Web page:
RAB Research Archive

Maximize Strengths, Manage Around Weaknesses



We have the honor and privilege of working with great sales managers every day. Last week during our first-ever Leadership MasterClass, a question that regularly comes up is: “How do I get my seller to (fill in the blank)?”

Sarah was one of the best sellers with which I had the opportunity to work. When she was in front of a client, she would make magic happen. She went deeper into accounts than most sellers I’ve seen. She cultivated relationships. As a result, her clients spent more, they enjoyed more success and Sarah made more money. To put this in perspective, Sarah billed $1.2 million a year consistently in a “small” radio market that was ranked in the 130s.

Sarah was less than great at details, paperwork, order entry and keeping the CRM up-to-date. She was working so fast, that her ‘busy work‘ would pile up. This caused headaches for traffic, for billing and for me. I could have spent hours – no, likely years – coaching Sarah on her paper trail skills. This would have been very costly and quite frustrating for both of us. It was a skill she simply didn’t possess. Rather than trying to “fix” Sarah's weakness, I hired a part-time sales assistant at minimum wage and dedicated her to Sarah.

Too often as managers, we think our role is to “fix” the weaknesses of our teams. In my experience, trying to change weaknesses is frustrating, expensive in terms of time invested and ultimately shows very little improvement. Instead, if you focus on what people are good at naturally, and coach them to be even better, everybody wins. The seller is more motivated because they are getting better at something at which they are already good. The manager is more motivated because she is able to see immediate growth and impact.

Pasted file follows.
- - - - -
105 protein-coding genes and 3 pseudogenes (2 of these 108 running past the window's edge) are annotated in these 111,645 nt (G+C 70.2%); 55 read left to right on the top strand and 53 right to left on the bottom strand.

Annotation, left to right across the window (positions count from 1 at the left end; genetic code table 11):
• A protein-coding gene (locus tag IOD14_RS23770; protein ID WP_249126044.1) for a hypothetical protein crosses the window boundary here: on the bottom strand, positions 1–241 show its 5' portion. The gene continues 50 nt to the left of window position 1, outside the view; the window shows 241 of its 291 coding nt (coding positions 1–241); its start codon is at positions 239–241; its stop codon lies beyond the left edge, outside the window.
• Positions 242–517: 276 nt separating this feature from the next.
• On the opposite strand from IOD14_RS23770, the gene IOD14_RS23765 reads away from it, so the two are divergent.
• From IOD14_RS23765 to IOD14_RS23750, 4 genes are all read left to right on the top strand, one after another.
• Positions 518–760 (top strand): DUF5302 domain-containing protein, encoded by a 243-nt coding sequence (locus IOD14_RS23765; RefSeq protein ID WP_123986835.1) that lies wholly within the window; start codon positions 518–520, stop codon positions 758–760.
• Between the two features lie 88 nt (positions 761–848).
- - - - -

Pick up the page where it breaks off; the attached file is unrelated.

Are you spending time, frustration, energy and money trying to improve the weaknesses of your sellers? Why not focus on their strengths and manage around their weaknesses? You might find the investment in the “manage-around” to be far less than the investment in trying to fix them.

In Sarah’s case, the cost was a $12,000 per year assistant. The return on that investment was an increase of over $100,000 in billing – consistently. If I tried to fix Sarah’s weakness, not only would I have cost myself the increase, I would likely have caused her billing to go down because I would have been forcing her to spend time on something at which she just wasn’t very good.

Do you have a seller that you’re trying to fix? What would happen if instead you focused on what they do well and help them become better? Maximize strengths and manage around weakness.

Jeff Schmidt is SVP-Professional Development at the Radio Advertising Bureau. You can reach Jeff at Jeff.Schmidt@RAB.com. or follow him on social media: Twitter and LinkedIn.

Source: Jeff Schmidt, RAB





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